**Title quote from Carlo Corretto, Letters from the Desert

A Reflection for the Second Sunday of Advent by Sr. Donna Fannon, MHSH

Two-Purple-CandlesCertainly the thoughts of Carlo Corretto are underscored in the readings for this Second Sunday of Advent. Isaiah foretells of a time when the Lord will visit the Israelites and gather them in his arms like a shepherd gathers sheep so they may be comforted. St. Peter extols his readers to be patient for the return of Jesus Christ and to live today in hope and faith as we long for an intimate experience of God’s nearness and love. Finally we hear John the Baptist’s plea to prepare the way of the Lord in the desert—a time to clear away all that distracts us from realizing our utter dependence on God as well as God’s unconditional love for each of us.

What are we to make of all this waiting? In all of these readings there is an underlying sense of hope that God is somehow present to us in a real yet hidden way and also there is an awareness of a longing for a more immediate and personal experience of God’s care and love for each of us from moment to moment as we go about the art of living from day to day.

How do we live in the in-between time? How are we to be present to the not yet while we wait for a clearer and more intimate experience of God-with-us? The spiritual tradition offers some helpful practices that can help us remember our fundamental relationship with God that is grounded in our utter dependence on God’s generosity, beginning with every breath we take to every grace we receive day by day.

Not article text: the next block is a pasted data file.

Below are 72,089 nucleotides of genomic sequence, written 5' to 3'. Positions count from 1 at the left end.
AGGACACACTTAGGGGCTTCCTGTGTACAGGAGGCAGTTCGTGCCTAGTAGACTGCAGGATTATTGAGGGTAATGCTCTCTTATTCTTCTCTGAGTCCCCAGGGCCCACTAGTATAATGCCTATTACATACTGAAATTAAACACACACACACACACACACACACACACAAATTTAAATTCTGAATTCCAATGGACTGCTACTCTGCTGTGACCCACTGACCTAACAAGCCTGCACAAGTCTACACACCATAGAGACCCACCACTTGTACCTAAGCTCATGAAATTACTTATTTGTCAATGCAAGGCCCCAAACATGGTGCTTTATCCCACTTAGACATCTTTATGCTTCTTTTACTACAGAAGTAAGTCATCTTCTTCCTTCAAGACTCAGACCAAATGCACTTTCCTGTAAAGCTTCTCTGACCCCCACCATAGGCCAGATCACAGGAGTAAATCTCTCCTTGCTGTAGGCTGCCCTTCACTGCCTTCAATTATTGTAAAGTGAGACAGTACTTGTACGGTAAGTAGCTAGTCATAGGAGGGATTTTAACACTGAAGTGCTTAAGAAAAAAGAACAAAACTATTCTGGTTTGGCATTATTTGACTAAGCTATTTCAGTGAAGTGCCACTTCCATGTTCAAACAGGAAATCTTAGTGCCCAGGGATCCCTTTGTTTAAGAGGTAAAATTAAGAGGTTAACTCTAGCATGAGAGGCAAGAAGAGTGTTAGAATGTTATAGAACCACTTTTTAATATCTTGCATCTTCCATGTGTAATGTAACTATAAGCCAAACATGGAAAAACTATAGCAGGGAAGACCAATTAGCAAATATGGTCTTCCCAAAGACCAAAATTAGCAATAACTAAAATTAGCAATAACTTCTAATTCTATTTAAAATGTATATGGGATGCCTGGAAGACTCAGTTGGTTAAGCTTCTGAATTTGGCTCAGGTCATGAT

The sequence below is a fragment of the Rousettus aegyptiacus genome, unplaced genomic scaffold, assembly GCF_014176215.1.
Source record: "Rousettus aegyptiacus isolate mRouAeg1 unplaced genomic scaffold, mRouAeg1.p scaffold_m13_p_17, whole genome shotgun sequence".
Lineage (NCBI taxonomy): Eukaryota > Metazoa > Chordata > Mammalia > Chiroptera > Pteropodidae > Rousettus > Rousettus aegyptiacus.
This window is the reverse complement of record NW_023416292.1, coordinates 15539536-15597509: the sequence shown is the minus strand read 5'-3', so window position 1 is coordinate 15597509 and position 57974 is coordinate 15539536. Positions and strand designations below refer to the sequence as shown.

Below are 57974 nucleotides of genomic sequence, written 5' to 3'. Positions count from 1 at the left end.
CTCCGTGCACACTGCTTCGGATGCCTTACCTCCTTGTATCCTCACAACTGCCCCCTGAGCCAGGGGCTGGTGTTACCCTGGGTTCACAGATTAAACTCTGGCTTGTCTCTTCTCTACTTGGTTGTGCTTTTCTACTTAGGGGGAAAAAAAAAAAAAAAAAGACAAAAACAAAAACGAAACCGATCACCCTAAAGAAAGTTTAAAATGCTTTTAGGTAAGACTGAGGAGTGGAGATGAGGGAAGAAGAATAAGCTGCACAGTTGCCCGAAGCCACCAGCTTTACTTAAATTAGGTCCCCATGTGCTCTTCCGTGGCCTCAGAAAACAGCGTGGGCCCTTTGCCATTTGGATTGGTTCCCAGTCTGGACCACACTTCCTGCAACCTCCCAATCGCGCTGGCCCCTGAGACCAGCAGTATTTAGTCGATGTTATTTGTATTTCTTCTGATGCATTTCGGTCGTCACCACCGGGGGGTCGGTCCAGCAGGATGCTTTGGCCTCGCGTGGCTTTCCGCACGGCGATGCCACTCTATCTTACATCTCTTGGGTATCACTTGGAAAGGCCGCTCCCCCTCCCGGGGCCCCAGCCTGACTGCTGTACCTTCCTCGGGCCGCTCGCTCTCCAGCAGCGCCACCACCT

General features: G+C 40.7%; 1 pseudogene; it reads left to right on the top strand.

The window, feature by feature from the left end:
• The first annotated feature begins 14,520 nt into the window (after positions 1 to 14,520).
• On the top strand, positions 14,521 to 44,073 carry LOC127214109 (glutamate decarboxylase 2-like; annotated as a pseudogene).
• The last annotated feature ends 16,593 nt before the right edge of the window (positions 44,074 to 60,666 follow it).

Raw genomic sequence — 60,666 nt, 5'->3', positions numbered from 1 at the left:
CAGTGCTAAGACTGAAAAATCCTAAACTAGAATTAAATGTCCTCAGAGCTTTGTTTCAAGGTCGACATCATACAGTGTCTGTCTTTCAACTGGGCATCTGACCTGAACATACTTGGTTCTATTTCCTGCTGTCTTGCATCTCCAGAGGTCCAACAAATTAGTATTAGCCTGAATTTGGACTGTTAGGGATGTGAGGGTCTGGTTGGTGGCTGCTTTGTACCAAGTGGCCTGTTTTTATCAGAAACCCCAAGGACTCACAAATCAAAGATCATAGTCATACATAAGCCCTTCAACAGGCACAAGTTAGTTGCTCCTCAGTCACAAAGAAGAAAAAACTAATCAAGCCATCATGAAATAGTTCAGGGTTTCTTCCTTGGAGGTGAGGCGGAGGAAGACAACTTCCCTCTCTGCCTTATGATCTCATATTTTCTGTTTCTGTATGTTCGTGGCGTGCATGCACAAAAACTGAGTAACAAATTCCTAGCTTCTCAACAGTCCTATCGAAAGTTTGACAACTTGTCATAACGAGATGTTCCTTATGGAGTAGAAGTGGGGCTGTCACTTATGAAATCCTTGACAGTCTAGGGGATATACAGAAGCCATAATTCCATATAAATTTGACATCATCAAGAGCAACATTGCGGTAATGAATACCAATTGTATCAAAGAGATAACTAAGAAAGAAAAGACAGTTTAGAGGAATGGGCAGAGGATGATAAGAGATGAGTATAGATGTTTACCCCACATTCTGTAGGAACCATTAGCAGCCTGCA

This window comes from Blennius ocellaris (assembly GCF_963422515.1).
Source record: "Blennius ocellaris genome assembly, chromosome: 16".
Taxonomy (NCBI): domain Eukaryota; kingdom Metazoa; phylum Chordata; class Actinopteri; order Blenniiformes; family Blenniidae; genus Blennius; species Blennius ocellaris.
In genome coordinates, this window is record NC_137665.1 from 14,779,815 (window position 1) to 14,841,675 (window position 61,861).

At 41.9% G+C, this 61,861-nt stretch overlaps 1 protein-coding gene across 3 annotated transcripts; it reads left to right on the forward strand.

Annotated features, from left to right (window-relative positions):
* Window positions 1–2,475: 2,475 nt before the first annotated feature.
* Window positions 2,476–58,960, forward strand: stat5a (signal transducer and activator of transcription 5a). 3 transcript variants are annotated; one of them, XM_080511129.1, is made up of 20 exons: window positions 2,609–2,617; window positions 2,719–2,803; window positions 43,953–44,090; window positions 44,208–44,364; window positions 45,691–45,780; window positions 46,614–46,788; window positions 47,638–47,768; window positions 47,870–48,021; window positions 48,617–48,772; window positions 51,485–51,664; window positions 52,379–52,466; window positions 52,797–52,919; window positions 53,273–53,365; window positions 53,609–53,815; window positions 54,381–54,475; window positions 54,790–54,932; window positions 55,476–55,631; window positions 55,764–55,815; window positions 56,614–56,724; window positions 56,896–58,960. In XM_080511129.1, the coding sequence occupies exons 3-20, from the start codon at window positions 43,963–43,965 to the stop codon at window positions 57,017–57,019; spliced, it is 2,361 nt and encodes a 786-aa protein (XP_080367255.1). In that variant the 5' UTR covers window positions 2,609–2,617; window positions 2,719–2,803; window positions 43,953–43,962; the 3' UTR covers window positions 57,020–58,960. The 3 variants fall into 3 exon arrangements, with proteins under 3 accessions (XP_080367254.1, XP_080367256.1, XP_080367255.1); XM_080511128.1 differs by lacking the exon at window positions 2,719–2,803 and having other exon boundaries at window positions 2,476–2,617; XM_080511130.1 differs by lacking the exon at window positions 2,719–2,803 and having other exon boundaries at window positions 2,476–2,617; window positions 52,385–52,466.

Advent is a good time in the year to call to mind and heart the goodness of God in our past life by remembering, appreciating and expressing gratitude for the many blessings we have received throughout our life. This practice is often called Remembering our Blessed History.

 Another helpful practice is to take some time each evening to review our quality of attention to the day that is just ending in order to become ever more aware of God’s presence moment by moment. In our prayer time we can ask God to reveal to us those moments when we were responsive to God’s invitation to act in a spirit of charity and compassion, and also to reveal to us those moments when we neglected to respond to (or did not even notice) that invitation. This practice is called an Examen of Consciousness. Over time the practice of an Examen can help us live more fully in the present, allowing God to heal our past and calling us to live in the now.

And finally, we can ask God to deepen our faith that God is present and active right now, loving us as we are, and calling us to greater generosity as we are led into a future that God intends for us.

Have patience with everything unresolved in your heart
and try to love the questions themselves.
Don’t search for answers, which could not be given to you now,
because you would not be able to live them.
And the point is to live everything.
Live the questions now.
Perhaps then, someday far in the future, you will gradually, without even noticing it,
live your way into the answers
.
–Rainer Maria Rilke, Letters to a Young Poet

Week of Prayer for Christian Unity: Day 2 Prayer and Reflections

Day 2: Changed through patient waiting for the Lord.
Scripture

1 Samue1:1-20, Hannah’s trust and patient waiting.